Many years ago, highway engineers in Maryland proposed utilizing a two-way center turn lane on divided highways. The suggestions were adopted, and these center lanes were constructed throughout Maryland. The use of this lane, sometimes referred to by the euphemism “suicide lane”, has perhaps generated more personal injury related litigation in Maryland than any other single traffic control device. There seems to be a popular perception that the law deems it illegal to be in this center turn lane unless one plans to make an immediate left-hand turn. The enactments of the legislature are at odds with this perception. Section 21-309 of the Transportation Article states that a motorist may not enter that lane:
- except when preparing for or making a left turn from or into the roadway, or,
- when preparing for or making a U-turn, and
- may enter only if the lane is clear of an opposing movement.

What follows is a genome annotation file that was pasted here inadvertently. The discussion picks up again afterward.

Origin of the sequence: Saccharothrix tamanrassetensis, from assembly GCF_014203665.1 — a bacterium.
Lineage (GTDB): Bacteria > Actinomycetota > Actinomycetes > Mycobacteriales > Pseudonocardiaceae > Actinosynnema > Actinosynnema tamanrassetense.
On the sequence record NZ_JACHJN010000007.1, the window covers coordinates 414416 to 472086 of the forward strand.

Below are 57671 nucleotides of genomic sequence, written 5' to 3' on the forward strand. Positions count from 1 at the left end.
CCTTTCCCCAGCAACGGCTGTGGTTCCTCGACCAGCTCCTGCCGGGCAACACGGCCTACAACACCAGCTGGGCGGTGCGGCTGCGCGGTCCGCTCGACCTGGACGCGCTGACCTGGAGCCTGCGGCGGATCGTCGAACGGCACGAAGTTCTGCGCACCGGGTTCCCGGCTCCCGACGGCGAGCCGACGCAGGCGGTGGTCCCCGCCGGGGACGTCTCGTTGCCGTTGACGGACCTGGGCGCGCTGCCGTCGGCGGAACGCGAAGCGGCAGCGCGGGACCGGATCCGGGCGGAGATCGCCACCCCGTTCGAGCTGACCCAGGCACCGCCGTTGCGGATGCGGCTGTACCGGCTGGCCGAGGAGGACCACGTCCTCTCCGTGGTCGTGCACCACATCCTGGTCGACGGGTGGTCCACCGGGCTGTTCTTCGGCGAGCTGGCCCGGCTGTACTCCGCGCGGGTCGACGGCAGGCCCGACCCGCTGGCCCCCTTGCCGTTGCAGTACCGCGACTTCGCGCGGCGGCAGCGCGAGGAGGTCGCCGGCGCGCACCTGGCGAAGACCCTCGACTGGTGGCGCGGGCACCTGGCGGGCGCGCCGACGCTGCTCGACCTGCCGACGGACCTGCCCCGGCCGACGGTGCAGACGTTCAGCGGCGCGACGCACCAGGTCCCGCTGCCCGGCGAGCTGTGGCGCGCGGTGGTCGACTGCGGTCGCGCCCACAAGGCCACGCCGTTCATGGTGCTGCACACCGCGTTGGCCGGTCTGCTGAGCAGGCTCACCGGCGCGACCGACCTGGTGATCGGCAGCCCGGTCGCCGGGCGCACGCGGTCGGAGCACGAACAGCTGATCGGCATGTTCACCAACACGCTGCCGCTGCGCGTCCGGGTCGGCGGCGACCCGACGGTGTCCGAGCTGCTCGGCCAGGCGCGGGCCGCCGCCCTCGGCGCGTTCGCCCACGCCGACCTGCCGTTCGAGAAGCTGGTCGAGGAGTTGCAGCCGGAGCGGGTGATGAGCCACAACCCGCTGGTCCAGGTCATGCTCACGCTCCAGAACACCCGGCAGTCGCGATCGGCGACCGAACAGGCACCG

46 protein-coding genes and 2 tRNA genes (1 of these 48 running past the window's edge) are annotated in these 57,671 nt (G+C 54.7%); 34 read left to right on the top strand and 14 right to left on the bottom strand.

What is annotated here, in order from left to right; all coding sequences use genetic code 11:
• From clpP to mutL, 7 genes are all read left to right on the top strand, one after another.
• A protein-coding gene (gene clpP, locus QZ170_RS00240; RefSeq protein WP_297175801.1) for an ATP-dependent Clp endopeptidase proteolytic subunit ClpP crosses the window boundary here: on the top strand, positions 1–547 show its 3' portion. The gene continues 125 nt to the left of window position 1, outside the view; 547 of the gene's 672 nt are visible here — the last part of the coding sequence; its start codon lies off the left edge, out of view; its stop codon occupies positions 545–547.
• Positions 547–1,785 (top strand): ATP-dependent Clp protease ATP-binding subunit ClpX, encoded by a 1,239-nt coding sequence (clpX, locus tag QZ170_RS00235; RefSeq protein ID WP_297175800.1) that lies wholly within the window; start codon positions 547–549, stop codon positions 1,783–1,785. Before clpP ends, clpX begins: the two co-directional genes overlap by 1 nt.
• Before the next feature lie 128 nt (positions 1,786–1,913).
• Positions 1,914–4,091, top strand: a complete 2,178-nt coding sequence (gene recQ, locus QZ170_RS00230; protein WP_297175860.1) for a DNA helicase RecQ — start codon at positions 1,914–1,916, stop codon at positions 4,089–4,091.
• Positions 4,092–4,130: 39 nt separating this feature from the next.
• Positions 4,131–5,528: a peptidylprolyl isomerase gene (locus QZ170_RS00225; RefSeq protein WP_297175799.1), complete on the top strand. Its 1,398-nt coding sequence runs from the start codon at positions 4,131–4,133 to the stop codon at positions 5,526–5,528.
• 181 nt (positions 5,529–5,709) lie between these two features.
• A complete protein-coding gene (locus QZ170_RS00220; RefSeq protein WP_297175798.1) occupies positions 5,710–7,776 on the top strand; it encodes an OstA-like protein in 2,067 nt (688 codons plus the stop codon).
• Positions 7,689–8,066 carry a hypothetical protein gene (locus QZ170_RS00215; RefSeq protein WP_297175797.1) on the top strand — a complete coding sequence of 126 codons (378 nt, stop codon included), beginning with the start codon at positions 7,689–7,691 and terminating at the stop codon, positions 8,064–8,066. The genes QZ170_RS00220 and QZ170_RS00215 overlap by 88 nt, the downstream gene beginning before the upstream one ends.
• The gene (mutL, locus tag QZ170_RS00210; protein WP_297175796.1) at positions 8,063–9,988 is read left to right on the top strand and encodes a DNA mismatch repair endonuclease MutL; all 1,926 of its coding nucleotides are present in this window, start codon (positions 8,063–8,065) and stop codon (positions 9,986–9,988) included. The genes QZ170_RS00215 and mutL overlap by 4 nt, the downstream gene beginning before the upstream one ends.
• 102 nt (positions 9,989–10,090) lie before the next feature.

This section also provides that a ”vehicle shall be driven within a lane the shortest distance practicable prior to making a left turn or U-turn or after making a left turn.” Now, what is the “shortest distance” and what is “practicable” are factual questions that vary from case to case. But it is clear the use of the lane is not limited solely to making an immediate, contemporaneous left-hand turn.
There are several scenarios where the use of this two-way center left-hand turn lane becomes an issue in a personal injury claim.
- One scenario is one in which a motorist is leaving a business along the boulevard, and attempts to make a left hand turn into the center turn lane and then ultimately merge into traffic.
- A related scenario involves an individual “traveling” in the center left-turn lane preparing to make a left turn who encounters either a motorist headed in the opposite direction or, an individual mentioned in the preceding paragraph.
Litigation in injury-based cases from the inevitably ensuing motor vehicle crashes often involves the interplay of the boulevard rule and contributory negligence. The boulevard rule provides that any and all traffic lawfully proceeding on the boulevard has the absolute right of way over any traffic entering from a side street or parking lot along the boulevard. Contributory negligence precludes recovery by any individual driver found to have caused or contributed to a motor vehicle accident. A seasoned car accident attorney may be able to resolve the interplay between the boulevard rule, contributory negligence, and the permissible uses of the two-way center turn lane in your favor.